Know where the wind blows
Once you’ve identified the best places to hunt based on those animals’ patterns, start paying attention to the weather forecasts in those areas – namely what the wind is doing.
Wind direction should determine your entry point for a given spot on any given day, which means it’s likely to change frequently. So, to keep from blowing out your prime hunting spots, and thus the deer you’ve spent so much time working to pin down, make sure you know what direction the wind is moving before barreling out into the field.
Whitetail, especially mature bucks, use the wind to their advantage. That’s not to say they’ve got the wind in their faces 100 percent of the time, but when it comes to staying alive, they know playing the weather offers some pretty solid odds. Whitetails will choose everything from feeding spots and travel routes to bedding locations based on which way the wind decides to blow each day – meaning not every one of your hunting spots can (or should) be hunted regardless of wind direction.
This means remaining committed to hunting the locations that are most ideal for the current weather scenario. For example, in the event of a southeast wind (wind is blowing from the south to the north and from the east to the west), the best way of accessing your hunting spot would be from the north and west, with the wind in your face. This ensures you’re downwind from any animals that might be in the area you plan to hunt and helps keep you from being busted via human odor floating on the breeze.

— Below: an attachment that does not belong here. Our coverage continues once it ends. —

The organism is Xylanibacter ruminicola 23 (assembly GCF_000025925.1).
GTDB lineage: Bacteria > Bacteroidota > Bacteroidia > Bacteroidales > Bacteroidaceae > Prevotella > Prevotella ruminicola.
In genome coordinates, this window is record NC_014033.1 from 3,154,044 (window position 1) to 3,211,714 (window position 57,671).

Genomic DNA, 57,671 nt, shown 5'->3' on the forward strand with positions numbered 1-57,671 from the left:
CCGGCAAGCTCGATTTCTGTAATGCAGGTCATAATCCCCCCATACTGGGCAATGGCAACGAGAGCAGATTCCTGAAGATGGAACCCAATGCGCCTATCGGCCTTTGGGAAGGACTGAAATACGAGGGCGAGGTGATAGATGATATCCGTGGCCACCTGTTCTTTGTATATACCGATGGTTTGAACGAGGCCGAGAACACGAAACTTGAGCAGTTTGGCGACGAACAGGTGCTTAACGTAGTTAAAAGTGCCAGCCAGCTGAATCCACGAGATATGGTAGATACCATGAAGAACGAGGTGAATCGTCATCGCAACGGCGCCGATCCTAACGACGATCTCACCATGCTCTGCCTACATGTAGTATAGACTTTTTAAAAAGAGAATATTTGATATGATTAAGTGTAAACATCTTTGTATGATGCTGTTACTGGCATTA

Scrub, spray and strip away your scent
Even if you play the wind right, scent can still render your effort a bust long before a hunt even begins.
As a human, there are plenty of odors we each add to ourselves every day, and that’s in addition to those that are inherently ours. You can bring your best fight to the scent-control battle by taking a few things into consideration as you prepare for your trip afield:
- Early season comes on the heels of summer, which means it’s still warm outside – warmer than warm at times, even. Dressing in lightweight, moisture-wicking clothes will help keep you cool, dry and focused on the stalk – not the beads of sweat you see rolling down your nose.
- Sweat happens, especially during early fall hunts. Try washing your hunting clothes with odor-eliminating detergents, spraying down equipment – including your bow hunting backpack – and showering with odor-killing soaps and shampoos. Don’t just eliminate existing smells – do everything you can to keep them away all season long.
- Because it can be so warm (and because humans are funky smelling critters by nature), there are plenty of smells we leave behind too. Be prepared. Before leaving your spot and calling it a day, spray the area down. You wouldn’t want those whitetails knowing where you like to hang out, would you?